Ian Pham

Ian Pham

Ian is an integrated water engineer working with over 7 years’ experience in both the Brisbane and Melbourne development industry. He is currently design lead of green/blue infrastructure specializing in greenfield projects within the growth corridors of Melbourne. From concept to construction, one of his current projects is the largest wetland being constructed in Melbourne in the heart of new Thornhill Park residential estate. Ian is passionate of the human element in engineering infrastructure and how it is linked within the natural environment.

Unfolding Waterway Design – Site Exploration, Humanscale, Enhance

The paper presents a methodology of combining human designs tools with the exploration of existing site characteristics to drive waterway design. The paper discusses a key ongoing case study of an industrial estate adjacent to Laverton Creek. This will describe in detail the balancing act of modernity of Melbourne and the native environment.

Laverton Creek is located within the heart of an industrial area. The design will tackle how the creek will be designed to live in a future catchment. The 70m wide creek corridor has ecological values within its invert, a connecting constructed waterway and the last of remnant of eucalyptus tree which the authorities has outlined as the last opportunity to retain the genetic material within the landscape.

The design methodology comprises of three steps, as follows:

Site Exploration to discover site specific water context. For example, within Laverton Creek existing water bodies could be used as a design element to design a sediment basin or level controls.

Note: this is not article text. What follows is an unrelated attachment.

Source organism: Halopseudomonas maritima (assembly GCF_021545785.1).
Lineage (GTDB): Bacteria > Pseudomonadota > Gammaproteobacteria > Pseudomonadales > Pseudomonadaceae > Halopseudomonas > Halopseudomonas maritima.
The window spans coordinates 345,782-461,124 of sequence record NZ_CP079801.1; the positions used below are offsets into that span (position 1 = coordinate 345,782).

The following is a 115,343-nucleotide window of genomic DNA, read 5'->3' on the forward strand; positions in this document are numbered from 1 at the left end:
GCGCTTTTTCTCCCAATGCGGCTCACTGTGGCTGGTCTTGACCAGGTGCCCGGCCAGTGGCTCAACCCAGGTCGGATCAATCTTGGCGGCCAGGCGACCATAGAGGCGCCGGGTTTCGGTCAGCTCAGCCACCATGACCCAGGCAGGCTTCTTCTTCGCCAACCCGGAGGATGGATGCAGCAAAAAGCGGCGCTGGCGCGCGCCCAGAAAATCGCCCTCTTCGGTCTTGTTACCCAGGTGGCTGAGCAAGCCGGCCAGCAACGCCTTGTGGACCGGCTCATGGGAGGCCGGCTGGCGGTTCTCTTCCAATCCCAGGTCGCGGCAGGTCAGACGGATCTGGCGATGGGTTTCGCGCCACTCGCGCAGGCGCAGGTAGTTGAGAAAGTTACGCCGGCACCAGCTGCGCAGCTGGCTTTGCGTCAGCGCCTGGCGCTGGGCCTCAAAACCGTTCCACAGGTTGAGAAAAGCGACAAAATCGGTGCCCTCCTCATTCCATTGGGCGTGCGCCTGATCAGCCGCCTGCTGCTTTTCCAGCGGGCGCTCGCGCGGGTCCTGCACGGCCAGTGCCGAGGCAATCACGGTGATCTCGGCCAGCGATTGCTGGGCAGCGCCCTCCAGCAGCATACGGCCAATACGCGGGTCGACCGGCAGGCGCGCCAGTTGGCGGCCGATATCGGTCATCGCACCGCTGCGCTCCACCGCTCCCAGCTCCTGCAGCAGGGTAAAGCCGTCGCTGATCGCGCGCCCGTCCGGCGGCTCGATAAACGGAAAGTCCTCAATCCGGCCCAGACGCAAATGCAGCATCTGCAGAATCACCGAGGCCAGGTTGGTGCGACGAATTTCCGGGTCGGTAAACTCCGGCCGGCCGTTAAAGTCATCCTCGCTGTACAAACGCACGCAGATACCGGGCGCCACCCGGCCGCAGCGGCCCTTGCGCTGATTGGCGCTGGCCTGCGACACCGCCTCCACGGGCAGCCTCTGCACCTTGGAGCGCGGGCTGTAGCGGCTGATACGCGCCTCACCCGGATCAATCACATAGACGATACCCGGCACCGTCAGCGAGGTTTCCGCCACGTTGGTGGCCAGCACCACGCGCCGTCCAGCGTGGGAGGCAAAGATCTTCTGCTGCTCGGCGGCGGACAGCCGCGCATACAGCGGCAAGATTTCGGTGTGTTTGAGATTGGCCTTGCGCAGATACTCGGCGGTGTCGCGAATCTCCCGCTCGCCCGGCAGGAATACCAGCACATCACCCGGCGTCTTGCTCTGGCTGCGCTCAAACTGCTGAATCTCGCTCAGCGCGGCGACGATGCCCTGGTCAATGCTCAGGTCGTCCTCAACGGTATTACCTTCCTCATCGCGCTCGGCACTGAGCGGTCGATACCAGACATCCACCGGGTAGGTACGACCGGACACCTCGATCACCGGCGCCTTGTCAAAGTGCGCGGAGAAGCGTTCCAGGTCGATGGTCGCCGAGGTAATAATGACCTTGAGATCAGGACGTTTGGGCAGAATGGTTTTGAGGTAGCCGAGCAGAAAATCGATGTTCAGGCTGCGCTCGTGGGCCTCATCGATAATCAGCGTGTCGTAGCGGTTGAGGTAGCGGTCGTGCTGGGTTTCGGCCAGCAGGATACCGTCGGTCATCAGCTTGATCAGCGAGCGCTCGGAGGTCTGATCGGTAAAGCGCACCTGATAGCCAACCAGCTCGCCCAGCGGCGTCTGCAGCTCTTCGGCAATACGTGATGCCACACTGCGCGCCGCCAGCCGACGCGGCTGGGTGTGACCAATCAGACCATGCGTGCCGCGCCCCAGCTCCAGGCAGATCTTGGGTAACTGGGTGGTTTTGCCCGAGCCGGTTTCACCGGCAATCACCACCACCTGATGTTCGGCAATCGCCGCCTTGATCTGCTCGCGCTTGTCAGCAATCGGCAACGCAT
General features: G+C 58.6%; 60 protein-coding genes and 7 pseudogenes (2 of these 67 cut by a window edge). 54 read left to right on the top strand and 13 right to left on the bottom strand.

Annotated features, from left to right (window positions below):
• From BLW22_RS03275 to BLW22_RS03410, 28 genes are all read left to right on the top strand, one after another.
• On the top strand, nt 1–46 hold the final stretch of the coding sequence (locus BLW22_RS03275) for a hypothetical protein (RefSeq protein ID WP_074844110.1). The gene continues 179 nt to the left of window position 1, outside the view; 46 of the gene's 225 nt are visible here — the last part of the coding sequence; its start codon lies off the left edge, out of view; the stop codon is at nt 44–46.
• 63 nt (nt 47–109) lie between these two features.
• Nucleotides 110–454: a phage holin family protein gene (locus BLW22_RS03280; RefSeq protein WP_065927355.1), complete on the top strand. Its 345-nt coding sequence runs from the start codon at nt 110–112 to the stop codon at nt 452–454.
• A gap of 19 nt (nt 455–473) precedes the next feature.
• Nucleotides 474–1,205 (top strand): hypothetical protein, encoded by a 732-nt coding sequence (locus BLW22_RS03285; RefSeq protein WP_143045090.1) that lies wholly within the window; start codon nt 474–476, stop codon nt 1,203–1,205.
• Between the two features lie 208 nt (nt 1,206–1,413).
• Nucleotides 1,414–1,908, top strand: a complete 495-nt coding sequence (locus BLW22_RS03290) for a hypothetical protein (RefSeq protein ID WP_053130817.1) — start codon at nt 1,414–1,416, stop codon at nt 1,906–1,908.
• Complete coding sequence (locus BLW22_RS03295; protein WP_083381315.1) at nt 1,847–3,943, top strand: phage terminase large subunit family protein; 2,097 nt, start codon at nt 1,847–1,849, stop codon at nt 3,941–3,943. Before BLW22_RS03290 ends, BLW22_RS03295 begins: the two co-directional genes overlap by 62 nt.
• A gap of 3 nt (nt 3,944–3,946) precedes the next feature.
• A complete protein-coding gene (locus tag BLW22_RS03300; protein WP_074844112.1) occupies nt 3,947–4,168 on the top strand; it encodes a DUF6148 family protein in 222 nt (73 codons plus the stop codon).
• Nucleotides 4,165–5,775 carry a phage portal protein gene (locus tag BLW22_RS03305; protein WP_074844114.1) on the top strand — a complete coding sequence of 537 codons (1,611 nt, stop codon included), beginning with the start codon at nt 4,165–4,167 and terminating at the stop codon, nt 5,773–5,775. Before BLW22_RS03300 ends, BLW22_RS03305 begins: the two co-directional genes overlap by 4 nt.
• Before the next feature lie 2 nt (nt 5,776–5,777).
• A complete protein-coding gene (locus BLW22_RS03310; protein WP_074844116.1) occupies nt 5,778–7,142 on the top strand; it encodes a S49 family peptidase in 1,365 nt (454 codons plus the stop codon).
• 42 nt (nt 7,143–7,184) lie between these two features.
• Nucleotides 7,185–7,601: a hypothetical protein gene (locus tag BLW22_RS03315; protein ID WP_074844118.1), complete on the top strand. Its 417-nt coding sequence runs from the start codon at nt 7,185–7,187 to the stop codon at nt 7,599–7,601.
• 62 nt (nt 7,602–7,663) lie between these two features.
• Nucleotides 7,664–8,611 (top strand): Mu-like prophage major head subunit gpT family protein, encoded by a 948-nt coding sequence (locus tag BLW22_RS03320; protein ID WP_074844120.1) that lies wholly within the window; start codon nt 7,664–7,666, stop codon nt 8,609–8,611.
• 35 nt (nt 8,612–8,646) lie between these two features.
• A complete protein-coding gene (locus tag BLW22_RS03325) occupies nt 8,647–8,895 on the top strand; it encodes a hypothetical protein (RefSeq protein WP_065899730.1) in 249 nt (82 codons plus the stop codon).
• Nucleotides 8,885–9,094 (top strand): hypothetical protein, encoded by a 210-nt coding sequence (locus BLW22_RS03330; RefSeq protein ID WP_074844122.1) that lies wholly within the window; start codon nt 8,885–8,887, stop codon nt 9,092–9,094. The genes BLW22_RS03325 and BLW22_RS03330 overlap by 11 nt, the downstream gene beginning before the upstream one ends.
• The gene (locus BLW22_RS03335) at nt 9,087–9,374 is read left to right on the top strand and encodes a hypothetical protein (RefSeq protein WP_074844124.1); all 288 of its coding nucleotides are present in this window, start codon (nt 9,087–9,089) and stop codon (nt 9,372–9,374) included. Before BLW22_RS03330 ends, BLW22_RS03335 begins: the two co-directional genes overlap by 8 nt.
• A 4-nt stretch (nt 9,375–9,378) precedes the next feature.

Human-scale acknowledges the existing and future usage of the site. It accepts the intensified hydrological impact on the site. This step assembles engineering options keeping site’s existing characters as the core. For example, the area would be used as an open space for employees as well as increases in flow conveyance.

Enhance Designs are achieved when the elements from above steps are considerately combined.  For example, features provided by the existing waterway were combined with requirements where the existing Creek invert levels were retained and banks were adopt to provide a robust waterway native to the landscape.

The paper will describe the above process in detail and as applied in designing the waterway.  The paper will also discuss tangible benefits of the methodology, with the aim of creating thriving waterways within our communities now and into the future.

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